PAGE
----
He said, she said: Roses are red …


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He said

Junior nursing major Mark Little feels the same way a lot of guys do about the nature of Sweetest Day.

“I definitely feel it’s a Hallmark holiday,” he said.

According to the card company, the holiday got its roots 65 years ago in Cleveland. Herbert Birch Kingston, a candy company employee, wanted to bring happiness into the lives of the forgotten and gave candy and gifts to orphans to show them someone cared.

Hallmark produced its first Sweetest Day cards in the mid-1960s, and Ohio is among one of the leading states for Sweetest Day sales.

Freshman exploratory major Joey Smakula didn’t even know Sweetest Day is tomorrow.

“I think that it is a fake holiday made up by card companies and chocolate companies in order to make money,” Smakula said. “It’s to remind everyone who is single that they are lonely.”

Christopher Hook, freshman international relations and French major, said it’s more of a holiday for women than men.

“It’s an opportunity for guys to buy flowers and chocolate to show their girls how much they love them,” Hook said.

This is the first year Little has been in a relationship on Sweetest Day, and he said it’s a good way to make a girl feel special.

“We’re going to go out and do something, go out to dinner or whatever,” he said. “But it’s not just because it’s Sweetest Day. You shouldn’t need an excuse to do something nice.”

He thinks Sweetest Day is more of an adult holiday.

“Expectations are more on Sweetest Day than Valentine’s Day,” Little said. “Ever since I was a kid, Valentine’s Day has been a little thing to do.”

Smakula said he doesn’t expect too much on Sweetest Day.

“I’m not really that materialistic, but an acceptable gift would be dinner, chocolate, a flower, maybe a great night in bed,” Smakula said. “If someone gave me an exhaust manifold for a (Nissan) 240sx, I would like it better than some crappy food.”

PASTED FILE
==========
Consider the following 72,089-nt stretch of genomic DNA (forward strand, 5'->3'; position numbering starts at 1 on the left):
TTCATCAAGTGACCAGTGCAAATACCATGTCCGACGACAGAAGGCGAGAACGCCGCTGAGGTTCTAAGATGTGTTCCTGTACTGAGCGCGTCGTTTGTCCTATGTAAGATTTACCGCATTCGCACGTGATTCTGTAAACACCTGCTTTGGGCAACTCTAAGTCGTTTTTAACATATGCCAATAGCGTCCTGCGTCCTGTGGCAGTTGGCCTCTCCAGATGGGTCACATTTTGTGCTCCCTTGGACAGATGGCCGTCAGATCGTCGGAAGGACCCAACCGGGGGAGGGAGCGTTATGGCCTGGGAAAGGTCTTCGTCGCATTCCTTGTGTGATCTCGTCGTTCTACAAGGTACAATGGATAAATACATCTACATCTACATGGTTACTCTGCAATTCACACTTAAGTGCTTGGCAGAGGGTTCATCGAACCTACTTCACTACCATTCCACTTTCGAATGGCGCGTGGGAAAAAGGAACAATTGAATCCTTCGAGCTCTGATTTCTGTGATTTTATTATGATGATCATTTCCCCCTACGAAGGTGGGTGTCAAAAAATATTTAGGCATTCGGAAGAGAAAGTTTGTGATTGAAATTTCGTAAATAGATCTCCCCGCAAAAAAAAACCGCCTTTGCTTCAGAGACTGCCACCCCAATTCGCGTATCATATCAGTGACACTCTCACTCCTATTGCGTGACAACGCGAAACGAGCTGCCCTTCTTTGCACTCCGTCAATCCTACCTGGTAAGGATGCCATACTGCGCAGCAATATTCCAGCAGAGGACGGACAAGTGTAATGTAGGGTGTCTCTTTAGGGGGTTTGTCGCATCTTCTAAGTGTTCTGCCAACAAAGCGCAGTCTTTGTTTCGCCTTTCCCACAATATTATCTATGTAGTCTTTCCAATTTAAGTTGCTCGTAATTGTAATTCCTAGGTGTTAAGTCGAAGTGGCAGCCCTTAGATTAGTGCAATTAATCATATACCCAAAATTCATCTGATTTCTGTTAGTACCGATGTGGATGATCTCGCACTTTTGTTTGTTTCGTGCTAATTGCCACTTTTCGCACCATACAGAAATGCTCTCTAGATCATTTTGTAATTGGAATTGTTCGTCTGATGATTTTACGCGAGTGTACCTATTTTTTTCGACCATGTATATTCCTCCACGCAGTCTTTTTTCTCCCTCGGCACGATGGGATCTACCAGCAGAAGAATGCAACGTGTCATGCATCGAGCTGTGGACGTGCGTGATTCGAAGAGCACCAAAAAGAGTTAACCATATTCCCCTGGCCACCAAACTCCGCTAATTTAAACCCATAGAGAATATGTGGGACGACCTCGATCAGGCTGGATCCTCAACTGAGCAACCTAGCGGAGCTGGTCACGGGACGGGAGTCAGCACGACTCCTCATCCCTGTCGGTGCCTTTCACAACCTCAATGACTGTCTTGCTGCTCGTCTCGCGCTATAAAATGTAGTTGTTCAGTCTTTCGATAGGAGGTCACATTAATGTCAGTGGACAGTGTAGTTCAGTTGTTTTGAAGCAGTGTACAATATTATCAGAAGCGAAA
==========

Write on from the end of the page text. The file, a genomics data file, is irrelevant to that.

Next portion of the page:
To senior marketing major Ari Fleeman, though, Sweetest Day is no big deal.

“I can see where guys can hate it and, of course, girls love it, but either way its still just a day to me,” he said.

Contact student life reporter Adam Griffiths at [email protected].

She said

It doesn’t matter that Sweetest Day was concocted for commercial gains, said Adrianna Midamba, sophomore political science major.

“Sweetest Day is not like Valentine’s Day, but it’s a day to show your friend or loved one that they’re your sweetie,” she said. “I love Sweetest Day, but I think it’s also a way for Hallmark to make money.”

To celebrate, her friend, or sweetie, will visit and take her to dinner this weekend. Even though they’re not dating, she said she hopes he’ll buy her flowers because she likes “traditional types of courtship,” such as flowers and teddy bears.

“On the most romantic date I’ve had, he took me to the beach – but you know there aren’t any beaches in Ohio, so we went to Lake Erie. Then we went to a candle-light dinner. He gave me a dozen red roses and there was calm, sweet music playing.

“It was a beautiful day,” she said.

But she also said romance can be found in simpler things, like when a guy drove three hours to bring her something he could have mailed.

Ava Haynes, freshman American Sign Language major, said she also thinks flowers are romantic, though she’s never been given any before. She also likes to receive teddy bears, candy and cards.

She said the most romantic thing someone ever did for her was in high school, and didn’t involve any of those.

“It was Valentine’s Day and I was walking to class and this boy that liked me went to his locker and pulled out a gift,” she said. “I didn’t think I was going to get anything because the day was almost over.”

It was special because it was surprising, she said.

Chrissy Miller, a junior nursing major at the Stark campus, also said she finds romance in the spontaneous, nice things people do for each other to show they care.

“It’s romantic to do thoughtful things that make your boyfriend or girlfriend’s life easier,” she said. “Just trying to make them happy.”

She said her boyfriend isn’t really romantic and probably doesn’t even know that Sweetest Day is tomorrow, but she doesn’t mind.

“I think it’s kind of a Hallmark holiday, it’s just an excuse for a holiday,” Miller said. “So I don’t really celebrate it.”

Contact student life reporter Theresa Bruskin at [email protected].